Jaeger-LeCoultre ReversoA unique timepiece
Clear, geometric linesA tribute to Art-Deco design
The perfect blend of form and function
These models delight watch-lovers. The Reverso collection stands out due to its timeless art deco design and is an expression of minimalist aesthetics and geometric shapes.
The heart of the Reverso captivates with elegant, rectangular lines in the finest art deco style. The exquisite dial boasts a timeless design with understated, clear colours. The sophisticated timepiece reflects the growing desire to simplify daily life and meet the demands of today’s lifestyle.
Elaborate complications are restrained in their design, allowing this unique model to skilfully draw on the finest elements that watchmaking artistry has to offer and present these in a modern and minimalist way.
EngravingLet your imagination run wild
A watch model with two faces
Behind the scenesExclusive interview with Stéphane Belmont, Director of Heritage & Rare Pieces
Watches, that make history
We take a look behind the scenes at Jaeger-LeCoultre and talk to Stéphane Belmont, Director of Heritage & Rare Pieces, about shared values, product innovations and the legendary Reverso watch.
BUCHERER: "What does wearing a watch mean in this day and age? In the evening we set our alarm clock on our mobile phone, and TV shows are streamed on demand. What does a watch signify in our digital world, where time is omnipresent?"
Stéphane Belmont: "A mechanical watch has a very different meaning today than in the past. In years gone by we only had mechanical watches, and these were a purely functional tool. Everything had to be precise. Today, in the digital era, other devices have many more features. But a mechanical watch can do so much more than simply display a function. Its appeal lies in its aesthetics and its attractive design, and it has survived for generations. This lends the timepiece a permanent value, one that is impossible to find in an object from the digital world."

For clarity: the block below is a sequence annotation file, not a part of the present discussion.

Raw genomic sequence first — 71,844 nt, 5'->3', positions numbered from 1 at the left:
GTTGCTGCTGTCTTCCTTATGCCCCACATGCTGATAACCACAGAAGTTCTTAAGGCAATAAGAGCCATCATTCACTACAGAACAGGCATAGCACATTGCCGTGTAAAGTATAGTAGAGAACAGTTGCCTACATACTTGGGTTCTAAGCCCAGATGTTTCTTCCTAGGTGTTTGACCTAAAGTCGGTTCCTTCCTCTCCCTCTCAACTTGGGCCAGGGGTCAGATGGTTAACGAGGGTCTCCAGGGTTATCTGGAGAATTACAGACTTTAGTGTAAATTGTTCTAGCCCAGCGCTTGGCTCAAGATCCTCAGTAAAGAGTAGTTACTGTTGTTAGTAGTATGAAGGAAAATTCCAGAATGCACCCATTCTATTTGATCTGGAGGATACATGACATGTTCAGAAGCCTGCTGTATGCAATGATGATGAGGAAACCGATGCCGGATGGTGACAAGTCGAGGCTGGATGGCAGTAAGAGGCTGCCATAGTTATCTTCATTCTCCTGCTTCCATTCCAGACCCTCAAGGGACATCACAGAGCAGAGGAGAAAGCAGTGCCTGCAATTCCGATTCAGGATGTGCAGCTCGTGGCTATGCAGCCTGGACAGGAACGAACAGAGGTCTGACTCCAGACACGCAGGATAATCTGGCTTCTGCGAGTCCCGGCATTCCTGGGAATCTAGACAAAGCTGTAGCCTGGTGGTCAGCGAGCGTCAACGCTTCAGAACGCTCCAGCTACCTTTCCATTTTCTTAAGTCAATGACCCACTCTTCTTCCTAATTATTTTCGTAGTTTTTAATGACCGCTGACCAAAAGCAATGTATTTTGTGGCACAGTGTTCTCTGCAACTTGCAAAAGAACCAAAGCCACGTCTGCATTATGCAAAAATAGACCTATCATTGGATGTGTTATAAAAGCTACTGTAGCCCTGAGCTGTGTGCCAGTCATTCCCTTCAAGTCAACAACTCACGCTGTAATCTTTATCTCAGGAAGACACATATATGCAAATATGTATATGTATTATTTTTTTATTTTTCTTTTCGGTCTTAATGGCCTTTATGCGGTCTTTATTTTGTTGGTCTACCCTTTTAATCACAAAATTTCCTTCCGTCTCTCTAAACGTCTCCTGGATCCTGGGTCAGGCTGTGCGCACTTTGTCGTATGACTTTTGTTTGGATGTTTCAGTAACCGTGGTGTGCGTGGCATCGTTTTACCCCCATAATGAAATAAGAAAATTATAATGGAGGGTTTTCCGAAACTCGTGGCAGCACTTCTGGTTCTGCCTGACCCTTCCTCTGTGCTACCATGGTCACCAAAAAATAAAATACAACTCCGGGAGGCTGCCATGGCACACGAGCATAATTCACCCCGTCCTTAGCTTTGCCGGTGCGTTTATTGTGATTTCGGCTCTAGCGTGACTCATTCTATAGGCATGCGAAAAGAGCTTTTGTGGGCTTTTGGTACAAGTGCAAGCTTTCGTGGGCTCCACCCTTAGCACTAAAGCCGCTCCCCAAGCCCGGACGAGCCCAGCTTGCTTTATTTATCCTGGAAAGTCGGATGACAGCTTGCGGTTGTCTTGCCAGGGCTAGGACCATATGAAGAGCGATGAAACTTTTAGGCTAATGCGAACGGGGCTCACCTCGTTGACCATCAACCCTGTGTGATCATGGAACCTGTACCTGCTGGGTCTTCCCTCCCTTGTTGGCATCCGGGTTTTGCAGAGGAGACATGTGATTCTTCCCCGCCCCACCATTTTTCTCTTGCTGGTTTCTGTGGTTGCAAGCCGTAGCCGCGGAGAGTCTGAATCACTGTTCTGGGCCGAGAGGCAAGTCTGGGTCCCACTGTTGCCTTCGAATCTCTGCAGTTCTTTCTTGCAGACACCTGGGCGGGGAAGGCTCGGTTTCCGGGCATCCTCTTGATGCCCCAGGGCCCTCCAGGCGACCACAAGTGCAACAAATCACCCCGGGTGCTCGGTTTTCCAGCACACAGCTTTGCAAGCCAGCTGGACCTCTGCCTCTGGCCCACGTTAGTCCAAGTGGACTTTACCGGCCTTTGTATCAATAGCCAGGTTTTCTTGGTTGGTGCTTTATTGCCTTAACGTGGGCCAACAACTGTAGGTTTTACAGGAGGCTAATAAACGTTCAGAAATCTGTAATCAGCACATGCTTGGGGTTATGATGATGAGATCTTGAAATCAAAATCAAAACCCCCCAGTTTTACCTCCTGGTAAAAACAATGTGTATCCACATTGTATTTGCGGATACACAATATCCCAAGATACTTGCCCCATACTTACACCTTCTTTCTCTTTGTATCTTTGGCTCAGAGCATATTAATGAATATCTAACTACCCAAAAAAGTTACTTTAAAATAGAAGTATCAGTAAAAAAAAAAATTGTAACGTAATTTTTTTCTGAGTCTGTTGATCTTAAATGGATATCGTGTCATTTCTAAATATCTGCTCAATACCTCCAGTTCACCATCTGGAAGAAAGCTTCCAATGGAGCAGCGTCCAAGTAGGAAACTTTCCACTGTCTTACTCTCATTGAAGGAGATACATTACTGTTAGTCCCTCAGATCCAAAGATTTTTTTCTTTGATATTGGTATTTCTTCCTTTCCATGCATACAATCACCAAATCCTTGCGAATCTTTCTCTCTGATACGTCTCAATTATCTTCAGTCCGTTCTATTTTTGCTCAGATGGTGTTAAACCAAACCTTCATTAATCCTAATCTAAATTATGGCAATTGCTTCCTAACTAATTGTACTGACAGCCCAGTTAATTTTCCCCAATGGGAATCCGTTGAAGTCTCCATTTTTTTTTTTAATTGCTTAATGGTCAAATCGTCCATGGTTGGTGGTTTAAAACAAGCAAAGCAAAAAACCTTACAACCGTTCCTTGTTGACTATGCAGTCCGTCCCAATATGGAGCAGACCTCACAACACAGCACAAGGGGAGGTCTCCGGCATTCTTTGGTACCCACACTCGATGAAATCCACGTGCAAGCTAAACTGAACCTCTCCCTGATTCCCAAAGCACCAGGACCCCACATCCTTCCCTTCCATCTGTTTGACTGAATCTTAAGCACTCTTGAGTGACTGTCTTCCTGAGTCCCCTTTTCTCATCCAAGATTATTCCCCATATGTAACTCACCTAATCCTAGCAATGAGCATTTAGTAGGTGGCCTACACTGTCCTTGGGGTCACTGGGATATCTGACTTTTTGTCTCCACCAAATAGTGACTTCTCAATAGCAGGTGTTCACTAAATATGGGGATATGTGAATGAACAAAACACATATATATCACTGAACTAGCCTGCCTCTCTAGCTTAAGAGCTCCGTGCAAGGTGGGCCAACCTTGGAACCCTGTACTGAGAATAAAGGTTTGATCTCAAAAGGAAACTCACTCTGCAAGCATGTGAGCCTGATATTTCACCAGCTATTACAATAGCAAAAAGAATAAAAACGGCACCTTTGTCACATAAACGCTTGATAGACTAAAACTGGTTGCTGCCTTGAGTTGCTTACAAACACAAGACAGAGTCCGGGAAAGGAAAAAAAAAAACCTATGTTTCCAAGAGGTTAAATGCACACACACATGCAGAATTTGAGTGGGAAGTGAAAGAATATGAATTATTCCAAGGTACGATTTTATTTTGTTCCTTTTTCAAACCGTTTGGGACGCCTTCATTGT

BUCHERER: "Where does your passion for watches and iconic timepieces stem from?"
Stéphane Belmont: "It dates back to my student days in Switzerland, where I studied engineering. Mechanical watches were considered old-fashioned back then. Quartz models and new technologies were the latest thing. I discovered the traditional art of watchmaking, including its attention to detail, through summer jobs working for various companies – including Jaeger-LeCoultre – where I was able to feel and experience the passion for precision and beauty first hand. This is how I developed my love for mechanical watches."
BUCHERER: "Which aspects of the watch world fascinate you the most?"
Stéphane Belmont: "The fact that it starts out as a functional object, but that the fascination extends far beyond the functional aspect of the watch itself. Even today, when time – digital time – is everywhere, there are still people who are fascinated by mechanical watches. It is the interplay between the watch’s technical finesse and aesthetic design. This combination is unique and found nowhere else in the world, because value is found in the watch’s mechanical interior and in how the functions are externally represented in the design."
BUCHERER: "With its two faces, the Reverso exemplifies the very best in terms of product solutions and services. Tell us more about this watch."